Tag archive for "marine biology"

Alaska, Books

Raiders

No Comments 11 July 2013

McCloskey makes his last set as this fine trilogy comes to a close.  Raiders characters mature just as the subject matter comes of age.  Political drama, personal intrigue, cultural differences.  Even though the story and characters are fictional, the events and emotions are very real and certainly command center stage today just as they did in the 1980s.  One of the more interesting themes is the cultural interaction between the Japanese, native Alaskan and the American fisherman.  By looking at the evolution of the fishing community we can extrapolate to predict the future of the fishing industry.  A further generalization predicts the future of many industries.  But the old days, the last third of the 20th century in this case, are gone.  It was a bold time, when men could live large, when risk rode with brains and muscle into the eye storm seeking buxom reward.  Not just to make a living, but to make a point.  A very personal point, shared with crew and friends, often, spoken only with tears.  The romance, like that of the Old West, will live on far into the future.  With the same salt crystals at the corner of the eye as grace the gunnel at sunset.

Alaska, Books, Velkommen

Breakers

No Comments 24 March 2013

The second novel in William McCloskey’s trilogy.    The characters mature and the fishing grows from smaller boats to bigger boats.  The politics get interesting, as foreign interests endeavor to use every loophole to obtain the Alaskan bounty they lost when the 200 mile limit on fishing was imposed.  Breakers is  a great read, factual in many aspects, but fictional and romanticized just enough to keep the pages turning rapidly.  It captures  the energy of commercial fishing, and superimposes human faces to weave the story.  Fishing fans should read it twice.  It is a well told story, McCloskey talking about what he knows and loves.  No more pretentious than that.  If you love big water  and big adventure.  This book’s for you!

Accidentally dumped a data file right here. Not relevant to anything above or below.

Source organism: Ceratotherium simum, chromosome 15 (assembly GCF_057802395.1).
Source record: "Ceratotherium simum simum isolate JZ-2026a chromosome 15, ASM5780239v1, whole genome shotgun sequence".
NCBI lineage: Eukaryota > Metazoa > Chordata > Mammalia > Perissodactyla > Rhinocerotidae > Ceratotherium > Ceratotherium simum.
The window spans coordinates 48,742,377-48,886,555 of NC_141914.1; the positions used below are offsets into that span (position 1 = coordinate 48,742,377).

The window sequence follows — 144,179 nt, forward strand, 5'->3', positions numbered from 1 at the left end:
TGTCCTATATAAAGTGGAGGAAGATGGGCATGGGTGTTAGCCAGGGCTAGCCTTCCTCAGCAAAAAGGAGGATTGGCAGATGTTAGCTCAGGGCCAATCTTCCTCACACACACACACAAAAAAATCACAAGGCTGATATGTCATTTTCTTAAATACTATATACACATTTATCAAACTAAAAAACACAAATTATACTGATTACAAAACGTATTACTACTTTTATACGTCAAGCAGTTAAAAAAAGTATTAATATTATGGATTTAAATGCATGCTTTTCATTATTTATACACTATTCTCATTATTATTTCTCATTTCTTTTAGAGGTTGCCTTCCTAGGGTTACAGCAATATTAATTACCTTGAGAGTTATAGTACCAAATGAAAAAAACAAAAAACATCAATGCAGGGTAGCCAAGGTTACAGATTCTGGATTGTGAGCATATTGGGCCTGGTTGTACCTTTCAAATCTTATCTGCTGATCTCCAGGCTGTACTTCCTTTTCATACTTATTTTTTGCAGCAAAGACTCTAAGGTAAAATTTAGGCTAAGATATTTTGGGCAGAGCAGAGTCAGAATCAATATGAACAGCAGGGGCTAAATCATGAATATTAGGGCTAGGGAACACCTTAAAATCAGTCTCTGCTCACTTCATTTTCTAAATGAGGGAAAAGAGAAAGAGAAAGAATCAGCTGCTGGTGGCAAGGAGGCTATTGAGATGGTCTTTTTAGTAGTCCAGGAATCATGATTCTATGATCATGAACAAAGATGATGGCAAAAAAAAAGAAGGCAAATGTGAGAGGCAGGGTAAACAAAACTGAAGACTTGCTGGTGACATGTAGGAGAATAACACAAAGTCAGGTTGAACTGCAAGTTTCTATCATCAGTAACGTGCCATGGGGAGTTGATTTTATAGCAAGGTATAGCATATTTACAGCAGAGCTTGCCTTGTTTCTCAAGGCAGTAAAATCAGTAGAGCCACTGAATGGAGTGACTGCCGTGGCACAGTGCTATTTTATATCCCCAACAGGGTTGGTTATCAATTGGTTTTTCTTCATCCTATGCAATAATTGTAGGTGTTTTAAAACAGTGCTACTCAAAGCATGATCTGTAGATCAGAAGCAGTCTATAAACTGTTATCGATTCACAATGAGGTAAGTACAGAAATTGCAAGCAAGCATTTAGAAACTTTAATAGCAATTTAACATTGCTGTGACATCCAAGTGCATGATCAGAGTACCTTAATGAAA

Alaska, Books

Highliners

No Comments 21 February 2013

A fun and entertaining read.  Nothing too weighty; just right for a cozy night at anchor.  Highliners is book one of a trilogy including Breakers and RaidersWilliam McCloskey begins the tale of Hank Crawford, August, 1963, fresh out of college on his way to a cannery job on Kodiak Island, looking for overtime and big dollars.  The volume ends in 1975, with the fisherman characters and the changing nature of the fishery filled out.  The story is timeless and well told.  Plucky, rebellious young man leaves home to follow a dream despite parental opposition.   Gradually he finds his sea legs and charts his course.  Gradually he becomes part of a dynamic close knit community.  A viking-like adventurous lifestyle is portrayed and a bit romanticized.  Fishermen competing among themselves and then bonding together as a group, lobbying government to protect their interests and limit foreign fishing.  The story builds on its own with little need for gratuituous language.  The rhythm of the sea underlies every chapter and although the characters are fictional the times they occupy are factual.  A must read for all salty fish lovers because it defines fishing commercial fishing in Alaska.  The last frontier.